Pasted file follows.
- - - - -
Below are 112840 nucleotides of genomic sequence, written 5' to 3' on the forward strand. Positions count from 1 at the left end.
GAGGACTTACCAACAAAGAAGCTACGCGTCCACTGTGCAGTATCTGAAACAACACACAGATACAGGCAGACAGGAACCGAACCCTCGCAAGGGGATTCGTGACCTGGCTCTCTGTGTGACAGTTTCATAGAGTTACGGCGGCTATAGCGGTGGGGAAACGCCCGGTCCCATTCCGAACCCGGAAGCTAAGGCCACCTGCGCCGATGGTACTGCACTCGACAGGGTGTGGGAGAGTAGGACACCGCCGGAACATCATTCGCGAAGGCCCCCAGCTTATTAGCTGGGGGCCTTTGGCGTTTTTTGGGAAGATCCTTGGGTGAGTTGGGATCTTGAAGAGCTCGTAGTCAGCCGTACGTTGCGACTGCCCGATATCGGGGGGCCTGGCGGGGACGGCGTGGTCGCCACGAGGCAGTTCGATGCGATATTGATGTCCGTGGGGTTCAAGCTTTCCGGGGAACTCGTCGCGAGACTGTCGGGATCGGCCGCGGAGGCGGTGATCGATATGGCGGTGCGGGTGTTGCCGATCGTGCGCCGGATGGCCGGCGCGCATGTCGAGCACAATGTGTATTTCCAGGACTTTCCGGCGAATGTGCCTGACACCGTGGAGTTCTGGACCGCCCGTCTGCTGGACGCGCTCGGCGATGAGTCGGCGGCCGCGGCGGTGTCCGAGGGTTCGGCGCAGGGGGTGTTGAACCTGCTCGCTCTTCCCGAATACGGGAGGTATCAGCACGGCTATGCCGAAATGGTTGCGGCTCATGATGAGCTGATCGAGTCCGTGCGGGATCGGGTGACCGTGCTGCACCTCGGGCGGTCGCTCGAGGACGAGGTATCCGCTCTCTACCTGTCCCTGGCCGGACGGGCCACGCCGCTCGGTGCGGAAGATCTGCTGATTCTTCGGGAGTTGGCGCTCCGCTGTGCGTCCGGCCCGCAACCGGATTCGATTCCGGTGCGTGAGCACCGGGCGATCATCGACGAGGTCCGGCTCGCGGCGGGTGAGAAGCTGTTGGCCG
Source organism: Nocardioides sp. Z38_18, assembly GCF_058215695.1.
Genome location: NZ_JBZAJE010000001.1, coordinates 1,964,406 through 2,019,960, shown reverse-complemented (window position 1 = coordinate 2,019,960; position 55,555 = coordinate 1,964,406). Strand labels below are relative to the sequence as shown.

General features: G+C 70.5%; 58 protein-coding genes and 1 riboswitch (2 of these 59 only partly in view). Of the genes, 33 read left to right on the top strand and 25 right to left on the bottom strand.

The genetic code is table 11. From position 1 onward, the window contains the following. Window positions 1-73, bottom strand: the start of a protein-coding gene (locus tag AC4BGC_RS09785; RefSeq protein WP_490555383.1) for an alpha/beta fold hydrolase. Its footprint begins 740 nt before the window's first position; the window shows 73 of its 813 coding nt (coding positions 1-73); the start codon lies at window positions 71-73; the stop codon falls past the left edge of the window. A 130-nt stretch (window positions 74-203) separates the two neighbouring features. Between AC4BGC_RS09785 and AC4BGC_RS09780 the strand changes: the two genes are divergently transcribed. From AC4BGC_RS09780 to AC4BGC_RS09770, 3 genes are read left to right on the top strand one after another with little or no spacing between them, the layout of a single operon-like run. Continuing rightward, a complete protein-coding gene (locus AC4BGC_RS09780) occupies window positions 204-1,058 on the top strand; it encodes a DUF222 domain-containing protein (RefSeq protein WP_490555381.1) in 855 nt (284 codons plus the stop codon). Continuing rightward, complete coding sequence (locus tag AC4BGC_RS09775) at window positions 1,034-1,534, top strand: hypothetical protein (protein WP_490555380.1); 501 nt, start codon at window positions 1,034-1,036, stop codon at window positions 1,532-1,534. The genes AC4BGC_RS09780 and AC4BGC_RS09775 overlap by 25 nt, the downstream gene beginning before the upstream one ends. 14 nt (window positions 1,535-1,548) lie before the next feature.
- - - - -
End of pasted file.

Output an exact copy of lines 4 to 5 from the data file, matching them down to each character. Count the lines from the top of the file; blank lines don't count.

Genome location: NZ_JBZAJE010000001.1, coordinates 1,964,406 through 2,019,960, shown reverse-complemented (window position 1 = coordinate 2,019,960; position 55,555 = coordinate 1,964,406). Strand labels below are relative to the sequence as shown.

General features: G+C 70.5%; 58 protein-coding genes and 1 riboswitch (2 of these 59 only partly in view). Of the genes, 33 read left to right on the top strand and 25 right to left on the bottom strand.